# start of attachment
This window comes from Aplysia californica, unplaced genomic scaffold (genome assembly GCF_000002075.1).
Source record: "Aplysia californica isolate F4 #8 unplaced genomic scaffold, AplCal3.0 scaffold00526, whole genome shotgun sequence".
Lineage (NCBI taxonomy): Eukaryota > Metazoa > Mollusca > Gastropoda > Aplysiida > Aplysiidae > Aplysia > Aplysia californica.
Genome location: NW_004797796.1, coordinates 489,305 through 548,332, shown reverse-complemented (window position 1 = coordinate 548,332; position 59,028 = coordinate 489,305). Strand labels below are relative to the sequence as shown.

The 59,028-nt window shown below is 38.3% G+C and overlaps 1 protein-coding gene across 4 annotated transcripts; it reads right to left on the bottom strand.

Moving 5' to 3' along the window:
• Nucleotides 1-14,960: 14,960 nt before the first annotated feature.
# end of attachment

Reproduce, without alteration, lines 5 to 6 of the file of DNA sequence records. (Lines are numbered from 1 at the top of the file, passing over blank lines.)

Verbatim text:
The 59,028-nt window shown below is 38.3% G+C and overlaps 1 protein-coding gene across 4 annotated transcripts; it reads right to left on the bottom strand.

Moving 5' to 3' along the window: